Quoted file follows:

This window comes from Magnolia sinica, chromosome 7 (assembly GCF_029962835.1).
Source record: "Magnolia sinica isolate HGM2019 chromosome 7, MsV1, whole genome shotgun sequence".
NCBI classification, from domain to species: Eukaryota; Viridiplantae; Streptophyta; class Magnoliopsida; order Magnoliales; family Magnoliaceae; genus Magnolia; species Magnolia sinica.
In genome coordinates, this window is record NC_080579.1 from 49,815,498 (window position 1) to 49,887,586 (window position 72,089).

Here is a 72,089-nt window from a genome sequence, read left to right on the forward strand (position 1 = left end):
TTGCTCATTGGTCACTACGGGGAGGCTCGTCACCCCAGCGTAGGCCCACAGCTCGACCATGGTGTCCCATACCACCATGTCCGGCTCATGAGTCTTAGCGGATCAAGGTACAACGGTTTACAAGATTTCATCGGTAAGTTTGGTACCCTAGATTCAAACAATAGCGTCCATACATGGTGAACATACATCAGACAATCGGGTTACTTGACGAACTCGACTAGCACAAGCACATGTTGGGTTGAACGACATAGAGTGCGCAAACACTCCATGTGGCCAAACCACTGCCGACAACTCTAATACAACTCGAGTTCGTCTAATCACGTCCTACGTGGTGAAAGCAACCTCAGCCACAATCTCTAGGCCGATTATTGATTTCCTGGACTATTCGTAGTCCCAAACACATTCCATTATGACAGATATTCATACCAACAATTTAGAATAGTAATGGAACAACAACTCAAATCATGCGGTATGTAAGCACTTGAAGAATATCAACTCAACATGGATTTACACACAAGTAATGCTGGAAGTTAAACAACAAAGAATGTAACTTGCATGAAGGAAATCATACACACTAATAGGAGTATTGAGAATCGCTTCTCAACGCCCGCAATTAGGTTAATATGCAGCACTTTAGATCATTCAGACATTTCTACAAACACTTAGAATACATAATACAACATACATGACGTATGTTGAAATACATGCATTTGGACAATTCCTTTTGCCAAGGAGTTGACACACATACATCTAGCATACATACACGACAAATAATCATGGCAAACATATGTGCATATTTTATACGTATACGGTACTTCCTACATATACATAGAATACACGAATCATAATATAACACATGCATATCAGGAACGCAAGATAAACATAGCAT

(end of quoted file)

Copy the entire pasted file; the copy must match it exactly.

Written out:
This window comes from Magnolia sinica, chromosome 7 (assembly GCF_029962835.1).
Source record: "Magnolia sinica isolate HGM2019 chromosome 7, MsV1, whole genome shotgun sequence".
NCBI classification, from domain to species: Eukaryota; Viridiplantae; Streptophyta; class Magnoliopsida; order Magnoliales; family Magnoliaceae; genus Magnolia; species Magnolia sinica.
In genome coordinates, this window is record NC_080579.1 from 49,815,498 (window position 1) to 49,887,586 (window position 72,089).

Here is a 72,089-nt window from a genome sequence, read left to right on the forward strand (position 1 = left end):
TTGCTCATTGGTCACTACGGGGAGGCTCGTCACCCCAGCGTAGGCCCACAGCTCGACCATGGTGTCCCATACCACCATGTCCGGCTCATGAGTCTTAGCGGATCAAGGTACAACGGTTTACAAGATTTCATCGGTAAGTTTGGTACCCTAGATTCAAACAATAGCGTCCATACATGGTGAACATACATCAGACAATCGGGTTACTTGACGAACTCGACTAGCACAAGCACATGTTGGGTTGAACGACATAGAGTGCGCAAACACTCCATGTGGCCAAACCACTGCCGACAACTCTAATACAACTCGAGTTCGTCTAATCACGTCCTACGTGGTGAAAGCAACCTCAGCCACAATCTCTAGGCCGATTATTGATTTCCTGGACTATTCGTAGTCCCAAACACATTCCATTATGACAGATATTCATACCAACAATTTAGAATAGTAATGGAACAACAACTCAAATCATGCGGTATGTAAGCACTTGAAGAATATCAACTCAACATGGATTTACACACAAGTAATGCTGGAAGTTAAACAACAAAGAATGTAACTTGCATGAAGGAAATCATACACACTAATAGGAGTATTGAGAATCGCTTCTCAACGCCCGCAATTAGGTTAATATGCAGCACTTTAGATCATTCAGACATTTCTACAAACACTTAGAATACATAATACAACATACATGACGTATGTTGAAATACATGCATTTGGACAATTCCTTTTGCCAAGGAGTTGACACACATACATCTAGCATACATACACGACAAATAATCATGGCAAACATATGTGCATATTTTATACGTATACGGTACTTCCTACATATACATAGAATACACGAATCATAATATAACACATGCATATCAGGAACGCAAGATAAACATAGCAT